Teaching and Learning in a Multilingual School: Choices, Risks, and Dilemmas

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Taylor & Francis, Dec 13, 2002 - Education - 256 pages
Teaching and Learning in a Multilingual School: Choices, Risks, and Dilemmas is for teachers and teacher educators working in communities that educate children who do not speak English as a first language. At the center of the book are findings from a four-year critical ethnographic case study of a Canadian high school with a large number of emigrant students from Hong Kong and rich descriptions of the multitude of ways teachers and students thought about, responded to, and negotiated the issues and dilemmas that arose. The solutions and insights they derived from their experiences of working across linguistic, cultural, and racial differences will be extremely valuable to educators in other locales that have become home to large numbers of immigrant families. The book is designed to help readers think about how the issues and dilemmas in the case study manifest themselves in their own communities and how to apply the insights they gain to their own teaching and learning contexts:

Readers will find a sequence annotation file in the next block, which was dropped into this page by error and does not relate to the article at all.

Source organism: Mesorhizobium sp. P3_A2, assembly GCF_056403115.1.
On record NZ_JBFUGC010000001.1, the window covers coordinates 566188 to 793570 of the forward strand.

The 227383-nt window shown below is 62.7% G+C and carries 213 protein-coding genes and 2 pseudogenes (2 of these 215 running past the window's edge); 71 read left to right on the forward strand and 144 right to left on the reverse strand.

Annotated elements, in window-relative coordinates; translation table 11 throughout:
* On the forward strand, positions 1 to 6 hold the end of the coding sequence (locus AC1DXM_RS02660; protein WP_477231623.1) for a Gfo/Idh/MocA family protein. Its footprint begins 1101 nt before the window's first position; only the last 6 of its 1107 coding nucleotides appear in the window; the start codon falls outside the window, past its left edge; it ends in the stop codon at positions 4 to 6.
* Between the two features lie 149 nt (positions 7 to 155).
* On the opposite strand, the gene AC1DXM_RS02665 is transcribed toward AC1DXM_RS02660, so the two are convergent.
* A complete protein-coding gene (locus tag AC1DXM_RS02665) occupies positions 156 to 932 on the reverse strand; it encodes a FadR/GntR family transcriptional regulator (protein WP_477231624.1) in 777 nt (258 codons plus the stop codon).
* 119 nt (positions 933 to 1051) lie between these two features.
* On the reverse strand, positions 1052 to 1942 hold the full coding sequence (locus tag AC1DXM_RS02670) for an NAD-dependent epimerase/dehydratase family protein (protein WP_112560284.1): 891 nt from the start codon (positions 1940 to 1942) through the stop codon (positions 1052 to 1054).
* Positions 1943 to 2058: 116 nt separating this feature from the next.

* Each chapter includes four components: an excerpt from the ethnographic study; an analytic commentary on the ethnographic text drawn from a variety of theoretical perspectives and academic disciplines (including interactionist sociolinguistics, language minority education, English as a Second Language education, critical literacy, anti-racist education, and critical teacher education); a pedagogical discussion; and suggestions for further reflection and discussion.

* The book features the use of ethnographic play writing to engage readers with the issues that arise in multicultural/multilingual schools. The author's play Hong Kong, Canada is included in its entirety and is used to stimulate further discussion of the issues raised in each of the chapters.

* Although it is organized around two different kinds of schooling dilemmas--dilemmas of speech and silence, and dilemmas of discrimination--everyday dilemmas of curriculum and assessment are also discussed throughout the book.

* A methodological discussion of the choices the author made while designing, conducting, and writing up the critical ethnographic case study makes the book useful in qualitative research methodology courses.

* A set of strategies and activities is provided for helping students develop English oral presentation skills.

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About the author (2002)

Tara Goldstein is an Associate Professor of Education at the Ontario Institute for Studies in Education of the University of Toronto (OISE/UT). She has written on anti-discriminatory education, the education of immigrant and ESL students and critical ethnography.

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